Most people living in Australia take public spaces for granted. We enjoy public parks, shopping areas and sporting facilities. Public spaces are important sites of community participation, venues for physical activity, areas of social connectedness and inclusion.
For people with refugee backgrounds, and particularly refugee youth, public spaces can have a completely different effect. They can be areas of discrimination and exclusion, affecting the physical and mental wellbeing of young refugees.
With the aid of a Flinders Foundation Health Seed Grant, Flinders University Associate Professor Anna Ziersch will investigate how public spaces are experienced by young people of refugee backgrounds, compared to those of non-refugee backgrounds.
Using a combination of methods including in-depth interviews, focus groups and diaries, Professor Ziersch and her team will gather evidence about the experiences of refugee and non-refugee youth in public spaces, and help us determine better ways to make public spaces inclusive, healthy spaces for people of all backgrounds.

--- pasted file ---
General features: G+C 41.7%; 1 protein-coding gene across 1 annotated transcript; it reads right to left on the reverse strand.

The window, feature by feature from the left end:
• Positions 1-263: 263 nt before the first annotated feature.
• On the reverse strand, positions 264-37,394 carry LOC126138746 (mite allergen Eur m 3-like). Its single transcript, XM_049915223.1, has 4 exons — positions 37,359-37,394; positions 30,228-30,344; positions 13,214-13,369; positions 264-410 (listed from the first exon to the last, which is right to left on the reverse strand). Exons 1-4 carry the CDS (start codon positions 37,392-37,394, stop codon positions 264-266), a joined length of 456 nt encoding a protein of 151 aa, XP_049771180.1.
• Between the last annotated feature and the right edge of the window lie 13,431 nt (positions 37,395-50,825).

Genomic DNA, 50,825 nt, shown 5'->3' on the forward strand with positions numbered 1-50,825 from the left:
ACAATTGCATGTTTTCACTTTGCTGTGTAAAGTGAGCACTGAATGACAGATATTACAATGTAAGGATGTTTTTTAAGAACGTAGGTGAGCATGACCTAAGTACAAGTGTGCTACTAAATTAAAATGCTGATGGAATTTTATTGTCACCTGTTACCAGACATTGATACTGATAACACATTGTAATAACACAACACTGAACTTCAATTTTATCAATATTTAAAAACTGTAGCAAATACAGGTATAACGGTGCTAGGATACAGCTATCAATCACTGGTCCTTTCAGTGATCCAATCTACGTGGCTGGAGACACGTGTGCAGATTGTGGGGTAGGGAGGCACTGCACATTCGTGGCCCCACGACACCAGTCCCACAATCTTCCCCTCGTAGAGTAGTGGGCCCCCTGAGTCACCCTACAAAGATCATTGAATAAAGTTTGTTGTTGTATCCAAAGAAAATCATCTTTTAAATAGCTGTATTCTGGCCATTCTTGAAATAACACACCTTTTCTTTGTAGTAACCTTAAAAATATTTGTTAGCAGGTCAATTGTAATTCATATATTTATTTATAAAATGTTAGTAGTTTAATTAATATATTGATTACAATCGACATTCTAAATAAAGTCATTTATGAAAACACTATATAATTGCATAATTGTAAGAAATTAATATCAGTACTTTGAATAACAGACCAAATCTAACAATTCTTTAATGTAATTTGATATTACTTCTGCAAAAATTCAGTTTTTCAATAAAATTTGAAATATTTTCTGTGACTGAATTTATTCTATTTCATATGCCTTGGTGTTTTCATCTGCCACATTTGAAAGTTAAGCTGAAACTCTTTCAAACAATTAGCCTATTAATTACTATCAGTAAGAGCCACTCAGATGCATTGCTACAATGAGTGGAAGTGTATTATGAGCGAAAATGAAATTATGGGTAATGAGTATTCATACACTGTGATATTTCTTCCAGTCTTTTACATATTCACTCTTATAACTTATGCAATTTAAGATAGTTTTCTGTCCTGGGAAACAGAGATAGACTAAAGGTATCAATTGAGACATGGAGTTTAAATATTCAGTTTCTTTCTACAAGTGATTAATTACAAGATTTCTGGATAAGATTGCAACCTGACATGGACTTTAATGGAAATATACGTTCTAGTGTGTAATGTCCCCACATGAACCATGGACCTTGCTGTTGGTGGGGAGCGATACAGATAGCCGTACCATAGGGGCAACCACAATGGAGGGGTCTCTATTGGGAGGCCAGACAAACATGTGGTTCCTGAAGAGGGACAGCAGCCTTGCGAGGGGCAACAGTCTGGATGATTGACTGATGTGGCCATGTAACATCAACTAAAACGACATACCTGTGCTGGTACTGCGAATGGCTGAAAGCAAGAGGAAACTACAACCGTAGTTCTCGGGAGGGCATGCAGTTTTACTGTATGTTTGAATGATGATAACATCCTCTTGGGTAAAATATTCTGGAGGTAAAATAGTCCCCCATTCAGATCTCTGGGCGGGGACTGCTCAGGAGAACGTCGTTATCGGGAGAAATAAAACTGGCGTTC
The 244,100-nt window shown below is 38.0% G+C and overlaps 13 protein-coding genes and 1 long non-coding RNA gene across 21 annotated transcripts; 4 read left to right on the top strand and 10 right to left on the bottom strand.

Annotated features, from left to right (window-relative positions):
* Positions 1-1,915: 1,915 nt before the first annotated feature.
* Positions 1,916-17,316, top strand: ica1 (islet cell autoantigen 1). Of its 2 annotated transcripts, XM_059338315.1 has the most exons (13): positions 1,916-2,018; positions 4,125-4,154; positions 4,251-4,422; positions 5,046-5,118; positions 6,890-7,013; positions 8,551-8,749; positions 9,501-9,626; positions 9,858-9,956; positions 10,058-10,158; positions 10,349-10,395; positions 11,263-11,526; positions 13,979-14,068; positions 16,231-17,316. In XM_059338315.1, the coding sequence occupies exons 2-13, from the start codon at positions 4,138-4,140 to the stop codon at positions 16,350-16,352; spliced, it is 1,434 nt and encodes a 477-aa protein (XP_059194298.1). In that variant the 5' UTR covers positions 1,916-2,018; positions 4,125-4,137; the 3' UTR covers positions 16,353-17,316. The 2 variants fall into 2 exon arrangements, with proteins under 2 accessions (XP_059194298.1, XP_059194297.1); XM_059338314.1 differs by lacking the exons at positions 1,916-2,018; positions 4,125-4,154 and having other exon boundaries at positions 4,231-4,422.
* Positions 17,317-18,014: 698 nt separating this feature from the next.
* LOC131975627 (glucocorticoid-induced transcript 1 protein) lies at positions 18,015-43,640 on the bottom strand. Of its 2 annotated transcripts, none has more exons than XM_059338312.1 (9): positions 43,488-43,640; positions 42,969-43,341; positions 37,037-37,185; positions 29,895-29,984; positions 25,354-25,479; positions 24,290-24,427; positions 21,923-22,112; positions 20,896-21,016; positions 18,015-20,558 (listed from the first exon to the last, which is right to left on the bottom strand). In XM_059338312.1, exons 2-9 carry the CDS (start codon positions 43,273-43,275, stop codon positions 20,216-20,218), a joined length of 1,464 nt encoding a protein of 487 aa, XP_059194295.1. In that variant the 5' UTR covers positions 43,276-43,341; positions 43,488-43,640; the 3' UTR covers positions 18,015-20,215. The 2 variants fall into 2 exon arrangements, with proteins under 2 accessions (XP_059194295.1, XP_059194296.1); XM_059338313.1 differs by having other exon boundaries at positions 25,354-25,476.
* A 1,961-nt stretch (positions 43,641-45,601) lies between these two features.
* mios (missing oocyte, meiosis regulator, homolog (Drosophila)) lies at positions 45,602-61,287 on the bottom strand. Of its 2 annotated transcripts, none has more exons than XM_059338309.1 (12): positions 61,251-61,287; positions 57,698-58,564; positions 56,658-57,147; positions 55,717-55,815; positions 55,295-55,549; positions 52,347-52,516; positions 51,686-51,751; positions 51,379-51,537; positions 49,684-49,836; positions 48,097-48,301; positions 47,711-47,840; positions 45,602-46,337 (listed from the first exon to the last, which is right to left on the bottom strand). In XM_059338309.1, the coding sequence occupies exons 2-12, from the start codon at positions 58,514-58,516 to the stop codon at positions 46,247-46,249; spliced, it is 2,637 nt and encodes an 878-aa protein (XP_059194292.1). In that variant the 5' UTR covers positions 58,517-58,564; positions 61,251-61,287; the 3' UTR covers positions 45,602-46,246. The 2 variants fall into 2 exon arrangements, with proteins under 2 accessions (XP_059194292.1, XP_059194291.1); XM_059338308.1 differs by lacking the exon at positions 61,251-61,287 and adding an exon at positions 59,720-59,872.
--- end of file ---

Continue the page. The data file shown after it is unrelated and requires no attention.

This research is made possible thanks to generous support from the community.
Project title: Integration and social inclusion in public spaces: impacts on health and wellbeing for young people from refugee backgrounds
Lead researcher: Associate Professor Anna Ziersch
Flinders Foundation acknowledges the Kaurna people as the traditional custodians of the land on which the Flinders precinct was established. We acknowledge the Kaurna people’s deep and ongoing connection to land, waters and community, and pay our respect to their Elders, past and present.